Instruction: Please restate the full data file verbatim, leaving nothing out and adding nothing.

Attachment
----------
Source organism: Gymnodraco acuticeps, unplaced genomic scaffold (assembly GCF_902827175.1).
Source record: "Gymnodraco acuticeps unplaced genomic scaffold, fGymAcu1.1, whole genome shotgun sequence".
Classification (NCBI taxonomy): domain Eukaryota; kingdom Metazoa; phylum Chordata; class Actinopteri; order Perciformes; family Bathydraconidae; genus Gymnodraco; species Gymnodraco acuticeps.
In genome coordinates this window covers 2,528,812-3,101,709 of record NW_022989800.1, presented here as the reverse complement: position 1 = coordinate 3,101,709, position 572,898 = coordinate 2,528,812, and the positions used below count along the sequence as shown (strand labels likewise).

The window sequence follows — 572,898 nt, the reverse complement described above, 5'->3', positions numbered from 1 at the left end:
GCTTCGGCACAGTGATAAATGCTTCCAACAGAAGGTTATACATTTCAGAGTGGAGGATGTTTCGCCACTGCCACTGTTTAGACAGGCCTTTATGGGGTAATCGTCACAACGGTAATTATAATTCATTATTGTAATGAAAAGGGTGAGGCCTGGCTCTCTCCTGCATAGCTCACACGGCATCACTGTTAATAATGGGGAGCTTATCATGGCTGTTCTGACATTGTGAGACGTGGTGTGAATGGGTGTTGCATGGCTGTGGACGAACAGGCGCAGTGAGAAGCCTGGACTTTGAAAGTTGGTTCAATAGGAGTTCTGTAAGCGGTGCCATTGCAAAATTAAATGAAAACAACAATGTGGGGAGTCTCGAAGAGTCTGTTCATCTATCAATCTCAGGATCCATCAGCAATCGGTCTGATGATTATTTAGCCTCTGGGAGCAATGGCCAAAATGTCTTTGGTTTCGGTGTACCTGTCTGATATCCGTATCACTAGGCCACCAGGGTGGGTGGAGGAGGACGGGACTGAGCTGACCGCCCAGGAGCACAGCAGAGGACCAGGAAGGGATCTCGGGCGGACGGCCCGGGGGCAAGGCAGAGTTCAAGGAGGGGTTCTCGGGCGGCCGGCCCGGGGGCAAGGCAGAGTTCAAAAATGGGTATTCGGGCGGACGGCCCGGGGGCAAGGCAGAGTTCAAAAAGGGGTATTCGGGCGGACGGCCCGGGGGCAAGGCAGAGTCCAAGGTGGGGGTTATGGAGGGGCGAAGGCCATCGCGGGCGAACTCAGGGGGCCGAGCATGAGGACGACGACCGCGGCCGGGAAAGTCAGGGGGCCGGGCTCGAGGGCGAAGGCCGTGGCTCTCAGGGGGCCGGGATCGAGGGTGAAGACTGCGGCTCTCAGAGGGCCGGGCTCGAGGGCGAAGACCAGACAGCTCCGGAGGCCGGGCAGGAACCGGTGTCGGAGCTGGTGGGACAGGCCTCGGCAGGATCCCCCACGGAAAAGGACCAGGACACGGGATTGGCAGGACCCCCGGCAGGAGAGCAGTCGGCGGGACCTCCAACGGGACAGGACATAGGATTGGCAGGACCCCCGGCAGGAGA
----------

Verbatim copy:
Source organism: Gymnodraco acuticeps, unplaced genomic scaffold (assembly GCF_902827175.1).
Source record: "Gymnodraco acuticeps unplaced genomic scaffold, fGymAcu1.1, whole genome shotgun sequence".
Classification (NCBI taxonomy): domain Eukaryota; kingdom Metazoa; phylum Chordata; class Actinopteri; order Perciformes; family Bathydraconidae; genus Gymnodraco; species Gymnodraco acuticeps.
In genome coordinates this window covers 2,528,812-3,101,709 of record NW_022989800.1, presented here as the reverse complement: position 1 = coordinate 3,101,709, position 572,898 = coordinate 2,528,812, and the positions used below count along the sequence as shown (strand labels likewise).

The window sequence follows — 572,898 nt, the reverse complement described above, 5'->3', positions numbered from 1 at the left end:
GCTTCGGCACAGTGATAAATGCTTCCAACAGAAGGTTATACATTTCAGAGTGGAGGATGTTTCGCCACTGCCACTGTTTAGACAGGCCTTTATGGGGTAATCGTCACAACGGTAATTATAATTCATTATTGTAATGAAAAGGGTGAGGCCTGGCTCTCTCCTGCATAGCTCACACGGCATCACTGTTAATAATGGGGAGCTTATCATGGCTGTTCTGACATTGTGAGACGTGGTGTGAATGGGTGTTGCATGGCTGTGGACGAACAGGCGCAGTGAGAAGCCTGGACTTTGAAAGTTGGTTCAATAGGAGTTCTGTAAGCGGTGCCATTGCAAAATTAAATGAAAACAACAATGTGGGGAGTCTCGAAGAGTCTGTTCATCTATCAATCTCAGGATCCATCAGCAATCGGTCTGATGATTATTTAGCCTCTGGGAGCAATGGCCAAAATGTCTTTGGTTTCGGTGTACCTGTCTGATATCCGTATCACTAGGCCACCAGGGTGGGTGGAGGAGGACGGGACTGAGCTGACCGCCCAGGAGCACAGCAGAGGACCAGGAAGGGATCTCGGGCGGACGGCCCGGGGGCAAGGCAGAGTTCAAGGAGGGGTTCTCGGGCGGCCGGCCCGGGGGCAAGGCAGAGTTCAAAAATGGGTATTCGGGCGGACGGCCCGGGGGCAAGGCAGAGTTCAAAAAGGGGTATTCGGGCGGACGGCCCGGGGGCAAGGCAGAGTCCAAGGTGGGGGTTATGGAGGGGCGAAGGCCATCGCGGGCGAACTCAGGGGGCCGAGCATGAGGACGACGACCGCGGCCGGGAAAGTCAGGGGGCCGGGCTCGAGGGCGAAGGCCGTGGCTCTCAGGGGGCCGGGATCGAGGGTGAAGACTGCGGCTCTCAGAGGGCCGGGCTCGAGGGCGAAGACCAGACAGCTCCGGAGGCCGGGCAGGAACCGGTGTCGGAGCTGGTGGGACAGGCCTCGGCAGGATCCCCCACGGAAAAGGACCAGGACACGGGATTGGCAGGACCCCCGGCAGGAGAGCAGTCGGCGGGACCTCCAACGGGACAGGACATAGGATTGGCAGGACCCCCGGCAGGAGA